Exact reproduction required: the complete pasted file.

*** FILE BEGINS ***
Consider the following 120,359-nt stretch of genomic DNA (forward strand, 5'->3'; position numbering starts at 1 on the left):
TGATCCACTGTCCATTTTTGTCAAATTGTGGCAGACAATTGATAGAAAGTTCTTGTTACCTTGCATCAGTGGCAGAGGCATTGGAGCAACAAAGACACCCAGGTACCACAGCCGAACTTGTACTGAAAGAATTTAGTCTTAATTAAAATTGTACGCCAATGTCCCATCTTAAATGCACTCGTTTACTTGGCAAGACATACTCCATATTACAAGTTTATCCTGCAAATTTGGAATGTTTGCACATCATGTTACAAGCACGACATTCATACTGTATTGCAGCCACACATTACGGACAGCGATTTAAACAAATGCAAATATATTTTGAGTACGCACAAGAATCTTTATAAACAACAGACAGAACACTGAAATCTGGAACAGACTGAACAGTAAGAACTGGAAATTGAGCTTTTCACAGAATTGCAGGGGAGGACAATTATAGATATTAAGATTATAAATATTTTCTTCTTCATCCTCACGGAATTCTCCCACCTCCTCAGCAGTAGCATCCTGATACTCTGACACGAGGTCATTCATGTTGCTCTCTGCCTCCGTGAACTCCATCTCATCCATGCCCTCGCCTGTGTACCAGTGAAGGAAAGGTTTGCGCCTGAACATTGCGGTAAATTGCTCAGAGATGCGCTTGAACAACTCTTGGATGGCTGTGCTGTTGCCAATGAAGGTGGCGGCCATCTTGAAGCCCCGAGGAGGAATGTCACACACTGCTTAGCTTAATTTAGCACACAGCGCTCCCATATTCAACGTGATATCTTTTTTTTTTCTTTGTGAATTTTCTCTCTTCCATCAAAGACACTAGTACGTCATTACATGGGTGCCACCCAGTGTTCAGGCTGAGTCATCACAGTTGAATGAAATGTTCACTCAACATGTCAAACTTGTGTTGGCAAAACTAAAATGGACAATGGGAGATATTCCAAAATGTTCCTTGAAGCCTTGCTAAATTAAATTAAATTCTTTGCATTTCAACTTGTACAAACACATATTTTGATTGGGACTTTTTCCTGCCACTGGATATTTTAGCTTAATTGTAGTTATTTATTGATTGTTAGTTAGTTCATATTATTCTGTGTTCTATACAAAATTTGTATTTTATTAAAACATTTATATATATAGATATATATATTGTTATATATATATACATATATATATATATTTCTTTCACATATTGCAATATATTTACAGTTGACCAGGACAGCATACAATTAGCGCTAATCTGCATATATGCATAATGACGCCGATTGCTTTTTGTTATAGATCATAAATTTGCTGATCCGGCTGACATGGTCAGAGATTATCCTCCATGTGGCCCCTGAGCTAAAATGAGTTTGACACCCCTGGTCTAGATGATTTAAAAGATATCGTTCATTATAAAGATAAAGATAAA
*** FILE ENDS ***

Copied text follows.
Consider the following 120,359-nt stretch of genomic DNA (forward strand, 5'->3'; position numbering starts at 1 on the left):
TGATCCACTGTCCATTTTTGTCAAATTGTGGCAGACAATTGATAGAAAGTTCTTGTTACCTTGCATCAGTGGCAGAGGCATTGGAGCAACAAAGACACCCAGGTACCACAGCCGAACTTGTACTGAAAGAATTTAGTCTTAATTAAAATTGTACGCCAATGTCCCATCTTAAATGCACTCGTTTACTTGGCAAGACATACTCCATATTACAAGTTTATCCTGCAAATTTGGAATGTTTGCACATCATGTTACAAGCACGACATTCATACTGTATTGCAGCCACACATTACGGACAGCGATTTAAACAAATGCAAATATATTTTGAGTACGCACAAGAATCTTTATAAACAACAGACAGAACACTGAAATCTGGAACAGACTGAACAGTAAGAACTGGAAATTGAGCTTTTCACAGAATTGCAGGGGAGGACAATTATAGATATTAAGATTATAAATATTTTCTTCTTCATCCTCACGGAATTCTCCCACCTCCTCAGCAGTAGCATCCTGATACTCTGACACGAGGTCATTCATGTTGCTCTCTGCCTCCGTGAACTCCATCTCATCCATGCCCTCGCCTGTGTACCAGTGAAGGAAAGGTTTGCGCCTGAACATTGCGGTAAATTGCTCAGAGATGCGCTTGAACAACTCTTGGATGGCTGTGCTGTTGCCAATGAAGGTGGCGGCCATCTTGAAGCCCCGAGGAGGAATGTCACACACTGCTTAGCTTAATTTAGCACACAGCGCTCCCATATTCAACGTGATATCTTTTTTTTTTCTTTGTGAATTTTCTCTCTTCCATCAAAGACACTAGTACGTCATTACATGGGTGCCACCCAGTGTTCAGGCTGAGTCATCACAGTTGAATGAAATGTTCACTCAACATGTCAAACTTGTGTTGGCAAAACTAAAATGGACAATGGGAGATATTCCAAAATGTTCCTTGAAGCCTTGCTAAATTAAATTAAATTCTTTGCATTTCAACTTGTACAAACACATATTTTGATTGGGACTTTTTCCTGCCACTGGATATTTTAGCTTAATTGTAGTTATTTATTGATTGTTAGTTAGTTCATATTATTCTGTGTTCTATACAAAATTTGTATTTTATTAAAACATTTATATATATAGATATATATATTGTTATATATATATACATATATATATATATTTCTTTCACATATTGCAATATATTTACAGTTGACCAGGACAGCATACAATTAGCGCTAATCTGCATATATGCATAATGACGCCGATTGCTTTTTGTTATAGATCATAAATTTGCTGATCCGGCTGACATGGTCAGAGATTATCCTCCATGTGGCCCCTGAGCTAAAATGAGTTTGACACCCCTGGTCTAGATGATTTAAAAGATATCGTTCATTATAAAGATAAAGATAAA